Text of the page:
Thus, it’s a Catch-22: For Republicans to break with Trump, his popularity numbers would need to sink to the point where they could challenge him with some impunity. For his popularity to sink to that level, more Republicans would need to publicly break with Trump and signal that it’s okay to oppose Trump and still be a Republican in good standing. It’s possible there could be a cascade of Republicans turning on him, but as I argued in a recent piece, it’s still unlikely.
The second reason Republican leaders have been sticking with Trump publicly is that a major break with the president among leading Republicans would probably create an open civil war in the Republican Party, which would almost certainly spell electoral doom for Republicans in the near future. If Republicans split, Democrats win.
Of course, if the US had a multi-party system like most modern democracies, socially moderate Republicans would long ago have formed their own party, giving a pivotal share of the electorate an identity that would allow them to be socially moderate but fiscally conservative, like the old liberal Republicans who used to thrive in the North. But the US has winner-take-all elections, which give us only two parties. So once-moderate Republicans have over the decades either become Democrats and given up their economic conservatism or given up their social moderation in order to advance their economic conservatism. As a result, the center has fallen out of American politics, and racial divisions have consumed partisan divisions.
It may be too late at this point for more socially tolerant Republican leaders to bring the party back from the brink. They’ve had their chance for years, including before Trump, and they never took it. If anything, they encouraged it.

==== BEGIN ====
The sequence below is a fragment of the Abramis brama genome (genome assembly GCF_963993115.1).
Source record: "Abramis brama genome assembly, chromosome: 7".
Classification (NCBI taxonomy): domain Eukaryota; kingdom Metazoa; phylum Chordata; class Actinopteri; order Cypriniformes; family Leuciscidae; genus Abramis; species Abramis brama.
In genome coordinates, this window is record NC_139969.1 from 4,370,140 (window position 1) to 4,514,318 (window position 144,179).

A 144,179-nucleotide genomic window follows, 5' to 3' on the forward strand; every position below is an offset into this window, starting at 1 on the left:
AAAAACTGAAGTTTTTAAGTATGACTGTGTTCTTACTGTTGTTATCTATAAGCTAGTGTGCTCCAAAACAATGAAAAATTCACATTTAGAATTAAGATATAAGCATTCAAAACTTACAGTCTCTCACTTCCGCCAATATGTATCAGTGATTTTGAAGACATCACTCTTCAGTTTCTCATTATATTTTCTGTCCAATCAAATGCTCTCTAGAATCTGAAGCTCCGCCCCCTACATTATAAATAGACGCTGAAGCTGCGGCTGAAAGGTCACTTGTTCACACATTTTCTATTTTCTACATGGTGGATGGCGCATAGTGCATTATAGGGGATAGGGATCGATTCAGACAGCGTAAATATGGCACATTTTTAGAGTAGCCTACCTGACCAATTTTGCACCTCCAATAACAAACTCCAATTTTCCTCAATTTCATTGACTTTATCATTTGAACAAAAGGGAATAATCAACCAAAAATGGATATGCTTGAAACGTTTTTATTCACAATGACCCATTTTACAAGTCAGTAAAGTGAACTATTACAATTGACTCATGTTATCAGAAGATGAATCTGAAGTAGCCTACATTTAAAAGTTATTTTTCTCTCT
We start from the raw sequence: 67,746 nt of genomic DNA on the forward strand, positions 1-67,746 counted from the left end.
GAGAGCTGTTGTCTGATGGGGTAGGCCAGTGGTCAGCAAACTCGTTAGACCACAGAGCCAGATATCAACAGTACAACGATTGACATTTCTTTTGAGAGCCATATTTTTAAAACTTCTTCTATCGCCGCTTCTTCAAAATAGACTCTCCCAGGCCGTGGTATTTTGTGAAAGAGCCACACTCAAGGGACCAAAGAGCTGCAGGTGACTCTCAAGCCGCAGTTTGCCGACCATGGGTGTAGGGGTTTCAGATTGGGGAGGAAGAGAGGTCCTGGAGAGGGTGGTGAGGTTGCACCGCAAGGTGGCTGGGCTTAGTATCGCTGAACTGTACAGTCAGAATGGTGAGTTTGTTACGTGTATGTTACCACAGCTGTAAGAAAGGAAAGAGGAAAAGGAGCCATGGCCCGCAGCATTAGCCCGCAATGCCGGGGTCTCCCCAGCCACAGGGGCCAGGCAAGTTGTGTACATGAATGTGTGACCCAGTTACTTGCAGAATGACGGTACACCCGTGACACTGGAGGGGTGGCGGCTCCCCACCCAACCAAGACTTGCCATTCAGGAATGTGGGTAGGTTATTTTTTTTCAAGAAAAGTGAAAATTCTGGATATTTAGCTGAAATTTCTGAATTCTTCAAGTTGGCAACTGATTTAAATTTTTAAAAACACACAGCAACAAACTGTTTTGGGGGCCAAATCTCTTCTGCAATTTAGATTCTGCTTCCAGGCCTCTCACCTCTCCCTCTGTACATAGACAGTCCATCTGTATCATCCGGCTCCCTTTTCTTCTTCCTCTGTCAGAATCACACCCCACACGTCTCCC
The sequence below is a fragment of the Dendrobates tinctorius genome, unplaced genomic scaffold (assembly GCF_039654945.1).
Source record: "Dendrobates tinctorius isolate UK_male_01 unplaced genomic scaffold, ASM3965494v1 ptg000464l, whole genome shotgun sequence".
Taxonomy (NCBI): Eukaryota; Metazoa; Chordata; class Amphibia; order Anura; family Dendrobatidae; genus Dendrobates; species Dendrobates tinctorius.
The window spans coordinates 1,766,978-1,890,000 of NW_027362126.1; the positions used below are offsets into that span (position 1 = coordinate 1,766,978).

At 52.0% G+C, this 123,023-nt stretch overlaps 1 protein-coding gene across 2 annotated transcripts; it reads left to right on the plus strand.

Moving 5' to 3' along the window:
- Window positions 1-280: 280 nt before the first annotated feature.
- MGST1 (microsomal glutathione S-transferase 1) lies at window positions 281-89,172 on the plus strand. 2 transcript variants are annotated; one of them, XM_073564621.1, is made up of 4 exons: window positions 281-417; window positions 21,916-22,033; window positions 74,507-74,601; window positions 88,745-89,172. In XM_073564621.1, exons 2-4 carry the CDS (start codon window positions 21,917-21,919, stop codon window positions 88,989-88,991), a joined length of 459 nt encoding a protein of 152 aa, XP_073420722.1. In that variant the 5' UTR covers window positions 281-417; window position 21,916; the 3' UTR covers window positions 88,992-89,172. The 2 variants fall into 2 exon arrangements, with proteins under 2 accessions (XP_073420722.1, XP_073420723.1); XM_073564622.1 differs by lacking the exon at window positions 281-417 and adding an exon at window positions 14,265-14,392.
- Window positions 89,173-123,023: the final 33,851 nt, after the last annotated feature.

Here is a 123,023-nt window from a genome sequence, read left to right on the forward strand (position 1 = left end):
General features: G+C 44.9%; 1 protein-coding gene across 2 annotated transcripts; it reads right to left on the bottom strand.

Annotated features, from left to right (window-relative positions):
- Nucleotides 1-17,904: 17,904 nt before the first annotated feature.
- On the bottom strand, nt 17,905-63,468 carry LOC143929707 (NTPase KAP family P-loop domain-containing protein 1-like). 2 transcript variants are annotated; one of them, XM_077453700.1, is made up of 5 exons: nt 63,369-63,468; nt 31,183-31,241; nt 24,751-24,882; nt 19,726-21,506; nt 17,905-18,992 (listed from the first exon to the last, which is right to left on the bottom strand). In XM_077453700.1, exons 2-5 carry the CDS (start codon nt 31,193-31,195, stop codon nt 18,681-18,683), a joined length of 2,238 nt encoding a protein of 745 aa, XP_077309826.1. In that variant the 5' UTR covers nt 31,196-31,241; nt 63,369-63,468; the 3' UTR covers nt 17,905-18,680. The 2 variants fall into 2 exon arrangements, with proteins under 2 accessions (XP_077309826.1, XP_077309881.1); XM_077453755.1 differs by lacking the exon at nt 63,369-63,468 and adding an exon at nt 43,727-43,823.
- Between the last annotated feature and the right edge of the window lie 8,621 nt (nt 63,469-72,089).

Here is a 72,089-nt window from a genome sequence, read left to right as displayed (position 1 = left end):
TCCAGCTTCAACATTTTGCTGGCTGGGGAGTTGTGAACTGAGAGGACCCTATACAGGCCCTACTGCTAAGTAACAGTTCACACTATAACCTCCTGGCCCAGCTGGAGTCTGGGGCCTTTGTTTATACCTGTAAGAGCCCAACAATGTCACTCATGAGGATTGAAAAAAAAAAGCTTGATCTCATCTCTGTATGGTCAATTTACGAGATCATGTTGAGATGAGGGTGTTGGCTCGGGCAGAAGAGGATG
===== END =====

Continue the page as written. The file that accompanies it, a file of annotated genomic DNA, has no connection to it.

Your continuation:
Now Trump is president. He’s the leader of the Republican Party, and he commands tremendous media attention and a very powerful platform. And he’s using it to define what it means to be a Republican, slowly but surely, with each press conference he gives and each tweet he sends.
I have no great insight into the deep psychology of Republican Party leaders, other than the overly simplistic but still predictive political science chestnut of treating them as single-minded seekers of reelection. But at some point, the obvious question becomes: Reelected to what? To be a member of the party of white supremacy? To hold office in a country torn apart by race war because they were too pusillanimous to stand up against the causes precipitating it?
This is a moment when Republican leaders might still be able to do something to fight against the full white supremacist takeover of Republican Party ideology, if they do so forcibly. But the longer they dither and vacillate, the more Trump continues to send clear signals without interference, and the harder it becomes to reverse course.
If they don’t act soon, the divide over foundational questions of American identity and heritage will become an even more unbridgeable chasm. And then we will have a national polity with no shared consensus about the meaning of that nation. If that sounds worrisome, remember the reason Robert E. Lee is a household name in the first place.